Local youth turn 4-H projects to cash at the State Fair
Twenty University of Missouri Extension 4-H members were chosen to market and sell 4-H projects at the Show-Me 4-H Wares booth in the Mizzou Central Building at the Missouri State Fair, Aug. 11-14, 2011.
To participate in the Show-Me 4-H Wares program, 4-H members fill out an application describing their project and goals, and provide a product sample and a letter of recommendation.
“Show Me 4-H Wares gives 4-H members as young as age nine hands-on experience with presenting themselves and their original items to the public,” says Steve Henness, state specialist with the MU Extension 4-H Center for Youth Development. “They plan how to display and price their products, work up a sales pitch, make change for customers, and, of course, always remember to smile and say ‘thank you.’”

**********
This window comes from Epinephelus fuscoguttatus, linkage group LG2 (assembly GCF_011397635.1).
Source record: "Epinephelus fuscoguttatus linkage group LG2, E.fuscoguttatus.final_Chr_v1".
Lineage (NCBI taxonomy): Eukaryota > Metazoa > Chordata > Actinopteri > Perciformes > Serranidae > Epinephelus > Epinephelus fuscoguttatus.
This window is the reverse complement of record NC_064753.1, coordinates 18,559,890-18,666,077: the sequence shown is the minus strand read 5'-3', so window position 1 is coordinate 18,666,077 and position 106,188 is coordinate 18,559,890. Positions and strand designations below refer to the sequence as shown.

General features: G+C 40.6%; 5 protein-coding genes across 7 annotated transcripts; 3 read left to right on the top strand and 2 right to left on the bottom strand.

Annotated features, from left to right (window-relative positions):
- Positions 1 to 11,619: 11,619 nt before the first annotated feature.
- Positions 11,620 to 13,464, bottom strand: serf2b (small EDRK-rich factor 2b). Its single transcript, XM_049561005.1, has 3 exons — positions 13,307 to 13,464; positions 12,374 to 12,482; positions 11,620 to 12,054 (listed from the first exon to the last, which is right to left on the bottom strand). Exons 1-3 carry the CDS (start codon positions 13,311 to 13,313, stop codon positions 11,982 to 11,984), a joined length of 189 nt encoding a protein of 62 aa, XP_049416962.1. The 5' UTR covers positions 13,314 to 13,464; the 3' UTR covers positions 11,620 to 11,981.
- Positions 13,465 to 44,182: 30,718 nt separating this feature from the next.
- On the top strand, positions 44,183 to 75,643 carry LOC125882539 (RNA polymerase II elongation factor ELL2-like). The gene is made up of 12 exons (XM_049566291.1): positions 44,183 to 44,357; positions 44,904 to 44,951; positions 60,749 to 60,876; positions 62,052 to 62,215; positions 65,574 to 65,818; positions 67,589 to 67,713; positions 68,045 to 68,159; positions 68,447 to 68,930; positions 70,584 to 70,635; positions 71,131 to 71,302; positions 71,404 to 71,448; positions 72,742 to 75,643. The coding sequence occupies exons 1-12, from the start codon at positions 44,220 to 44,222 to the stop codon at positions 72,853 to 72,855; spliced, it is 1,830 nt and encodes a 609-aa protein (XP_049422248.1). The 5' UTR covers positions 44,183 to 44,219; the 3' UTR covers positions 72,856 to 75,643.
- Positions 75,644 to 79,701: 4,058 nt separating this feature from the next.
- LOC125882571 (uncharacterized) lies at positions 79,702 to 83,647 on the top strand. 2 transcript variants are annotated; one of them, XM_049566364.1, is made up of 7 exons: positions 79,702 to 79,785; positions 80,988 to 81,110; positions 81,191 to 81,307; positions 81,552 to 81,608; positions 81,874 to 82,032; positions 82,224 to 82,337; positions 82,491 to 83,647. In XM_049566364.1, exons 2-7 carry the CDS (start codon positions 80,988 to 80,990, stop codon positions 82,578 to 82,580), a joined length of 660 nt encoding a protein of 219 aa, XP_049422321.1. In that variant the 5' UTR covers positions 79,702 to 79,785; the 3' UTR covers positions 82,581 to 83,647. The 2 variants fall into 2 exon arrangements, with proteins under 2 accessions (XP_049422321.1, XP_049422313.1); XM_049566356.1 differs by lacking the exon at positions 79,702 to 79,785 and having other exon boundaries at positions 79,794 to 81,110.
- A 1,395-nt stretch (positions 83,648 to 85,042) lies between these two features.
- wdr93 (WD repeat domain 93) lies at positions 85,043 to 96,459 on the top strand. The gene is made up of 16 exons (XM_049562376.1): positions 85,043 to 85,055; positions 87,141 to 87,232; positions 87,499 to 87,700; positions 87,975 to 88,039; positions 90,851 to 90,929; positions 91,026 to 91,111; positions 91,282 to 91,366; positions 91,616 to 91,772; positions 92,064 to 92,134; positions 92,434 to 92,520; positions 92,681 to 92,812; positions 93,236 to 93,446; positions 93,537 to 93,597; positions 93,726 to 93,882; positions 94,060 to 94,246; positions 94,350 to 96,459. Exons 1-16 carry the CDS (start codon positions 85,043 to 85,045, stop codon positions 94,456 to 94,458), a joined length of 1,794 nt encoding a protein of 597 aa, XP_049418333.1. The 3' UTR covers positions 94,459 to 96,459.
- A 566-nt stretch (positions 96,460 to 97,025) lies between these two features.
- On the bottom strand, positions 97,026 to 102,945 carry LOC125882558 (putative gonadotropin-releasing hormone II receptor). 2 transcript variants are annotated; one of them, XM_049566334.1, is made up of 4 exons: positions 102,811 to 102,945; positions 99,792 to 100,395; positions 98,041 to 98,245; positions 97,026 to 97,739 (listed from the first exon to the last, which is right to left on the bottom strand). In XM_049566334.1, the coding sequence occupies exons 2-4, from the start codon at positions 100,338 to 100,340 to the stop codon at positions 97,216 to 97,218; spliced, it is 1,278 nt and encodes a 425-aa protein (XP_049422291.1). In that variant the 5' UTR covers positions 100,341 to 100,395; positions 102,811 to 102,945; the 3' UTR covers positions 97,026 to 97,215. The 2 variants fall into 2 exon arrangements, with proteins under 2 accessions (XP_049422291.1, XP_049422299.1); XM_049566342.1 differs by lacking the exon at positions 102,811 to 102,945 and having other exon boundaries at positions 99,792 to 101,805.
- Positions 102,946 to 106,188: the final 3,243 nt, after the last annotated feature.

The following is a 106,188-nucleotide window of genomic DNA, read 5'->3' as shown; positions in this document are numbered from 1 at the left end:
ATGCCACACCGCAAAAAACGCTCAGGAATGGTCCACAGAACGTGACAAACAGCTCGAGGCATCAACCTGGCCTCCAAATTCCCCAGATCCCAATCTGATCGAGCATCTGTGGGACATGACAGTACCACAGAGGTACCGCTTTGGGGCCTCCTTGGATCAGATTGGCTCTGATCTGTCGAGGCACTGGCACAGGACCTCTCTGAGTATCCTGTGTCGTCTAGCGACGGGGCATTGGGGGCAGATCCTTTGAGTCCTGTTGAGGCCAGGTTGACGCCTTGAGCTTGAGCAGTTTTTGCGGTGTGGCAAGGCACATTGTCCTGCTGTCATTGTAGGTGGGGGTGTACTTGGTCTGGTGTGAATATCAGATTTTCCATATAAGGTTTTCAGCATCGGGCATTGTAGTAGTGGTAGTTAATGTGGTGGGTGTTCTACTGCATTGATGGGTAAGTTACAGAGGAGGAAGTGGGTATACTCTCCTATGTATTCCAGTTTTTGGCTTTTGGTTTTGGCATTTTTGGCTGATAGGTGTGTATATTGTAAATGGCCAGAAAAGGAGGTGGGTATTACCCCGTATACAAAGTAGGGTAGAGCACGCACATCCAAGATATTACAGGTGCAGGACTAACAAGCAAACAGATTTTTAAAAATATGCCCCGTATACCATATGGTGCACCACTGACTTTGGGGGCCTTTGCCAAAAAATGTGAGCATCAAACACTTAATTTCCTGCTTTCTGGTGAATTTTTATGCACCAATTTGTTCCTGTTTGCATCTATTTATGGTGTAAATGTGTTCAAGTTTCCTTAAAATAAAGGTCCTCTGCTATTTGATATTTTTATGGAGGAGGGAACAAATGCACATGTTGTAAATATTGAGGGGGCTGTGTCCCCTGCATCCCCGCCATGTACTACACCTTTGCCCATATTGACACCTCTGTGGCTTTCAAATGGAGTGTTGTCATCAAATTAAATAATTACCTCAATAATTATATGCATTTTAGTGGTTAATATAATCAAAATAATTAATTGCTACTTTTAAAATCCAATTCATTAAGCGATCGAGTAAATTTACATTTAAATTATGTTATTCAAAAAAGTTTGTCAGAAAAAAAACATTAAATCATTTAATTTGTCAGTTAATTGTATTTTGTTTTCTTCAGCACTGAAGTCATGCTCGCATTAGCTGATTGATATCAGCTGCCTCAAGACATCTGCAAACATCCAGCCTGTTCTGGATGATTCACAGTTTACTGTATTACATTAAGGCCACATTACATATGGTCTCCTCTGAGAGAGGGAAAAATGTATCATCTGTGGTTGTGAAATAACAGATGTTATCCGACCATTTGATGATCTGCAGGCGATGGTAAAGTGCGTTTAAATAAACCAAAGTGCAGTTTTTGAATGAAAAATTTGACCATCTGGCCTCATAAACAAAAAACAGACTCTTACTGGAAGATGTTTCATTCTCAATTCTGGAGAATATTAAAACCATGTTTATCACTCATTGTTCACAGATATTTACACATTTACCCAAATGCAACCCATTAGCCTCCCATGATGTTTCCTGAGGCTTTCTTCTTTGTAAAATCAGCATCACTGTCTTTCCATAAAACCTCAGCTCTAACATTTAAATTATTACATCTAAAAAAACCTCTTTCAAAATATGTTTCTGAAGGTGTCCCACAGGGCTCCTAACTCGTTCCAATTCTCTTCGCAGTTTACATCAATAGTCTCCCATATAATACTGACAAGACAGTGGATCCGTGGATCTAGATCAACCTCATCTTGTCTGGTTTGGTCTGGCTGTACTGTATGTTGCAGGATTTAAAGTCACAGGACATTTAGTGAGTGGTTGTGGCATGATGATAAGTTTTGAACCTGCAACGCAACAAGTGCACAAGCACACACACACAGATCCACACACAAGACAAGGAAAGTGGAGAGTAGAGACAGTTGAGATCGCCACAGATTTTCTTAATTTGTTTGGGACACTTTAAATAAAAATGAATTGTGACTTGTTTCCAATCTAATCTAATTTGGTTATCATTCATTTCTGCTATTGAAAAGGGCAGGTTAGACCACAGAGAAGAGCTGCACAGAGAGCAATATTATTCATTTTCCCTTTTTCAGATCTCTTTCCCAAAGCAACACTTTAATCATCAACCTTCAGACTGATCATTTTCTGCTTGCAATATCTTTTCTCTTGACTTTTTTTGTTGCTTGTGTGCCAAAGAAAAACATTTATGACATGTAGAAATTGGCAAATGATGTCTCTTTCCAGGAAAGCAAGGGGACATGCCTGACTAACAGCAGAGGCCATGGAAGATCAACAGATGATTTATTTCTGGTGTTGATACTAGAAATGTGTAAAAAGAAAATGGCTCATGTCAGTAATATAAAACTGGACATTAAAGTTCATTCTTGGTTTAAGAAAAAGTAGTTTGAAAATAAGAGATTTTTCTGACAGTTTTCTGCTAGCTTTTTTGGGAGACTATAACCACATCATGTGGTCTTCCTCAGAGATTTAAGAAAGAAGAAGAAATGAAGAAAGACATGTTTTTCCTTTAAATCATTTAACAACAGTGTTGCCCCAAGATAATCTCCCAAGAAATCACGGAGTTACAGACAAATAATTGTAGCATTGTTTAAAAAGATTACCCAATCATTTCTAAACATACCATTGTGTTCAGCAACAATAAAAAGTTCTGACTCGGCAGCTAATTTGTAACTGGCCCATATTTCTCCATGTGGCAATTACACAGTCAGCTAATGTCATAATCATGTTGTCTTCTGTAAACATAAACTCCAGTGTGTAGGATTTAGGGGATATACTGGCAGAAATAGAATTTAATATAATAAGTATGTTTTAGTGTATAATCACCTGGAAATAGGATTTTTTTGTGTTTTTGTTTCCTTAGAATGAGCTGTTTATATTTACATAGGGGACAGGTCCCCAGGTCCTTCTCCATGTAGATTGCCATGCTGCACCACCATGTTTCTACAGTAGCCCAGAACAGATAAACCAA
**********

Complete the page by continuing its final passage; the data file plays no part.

The Missouri State Fair booth provides a venue for young entrepreneurs to gain confidence in interacting with the public, be complimented on their work, and practice business skills, sometimes a hundred times or more in one day.
“When 4-H youth discover the skills they are learning and the items they are making have value to others, that really is priceless,” says Henness.
Some of the items 4-H youth sold at this year’s booth included cowgirl jewelry and hair accessories, duct tape roses, aprons and pot holders, hand-knitted hats and scarves, welded crafts, wooden pens, handbags made from recycled feed sacks, and blue-ribbon recipe cookbooks.
Two of this year’s State Fair exhibitors, Courtney Brown and Kami Nelson (Cowgirl Angelic Accessories) of Livingston County 4-H, also placed first in the youth category of the MADE in Missouri State Entrepreneurship Competition at the State Fair, Aug. 18.
The number of Show Me 4-H Wares youth exhibitors more than doubled over last year. Event organizers say county fairs are beginning to offer similar selling opportunities for 4-H members locally, which help youth prepare for the State Fair.
The Show Me 4-H Wares program is part of the MU Extension 4-H entrepreneurship project, through which youth learn how to start a small business or a social venture that addresses a need in their community. For more information on this and similar programs, see Cloverpreneurs and visit Cloverpreneurs on Facebook.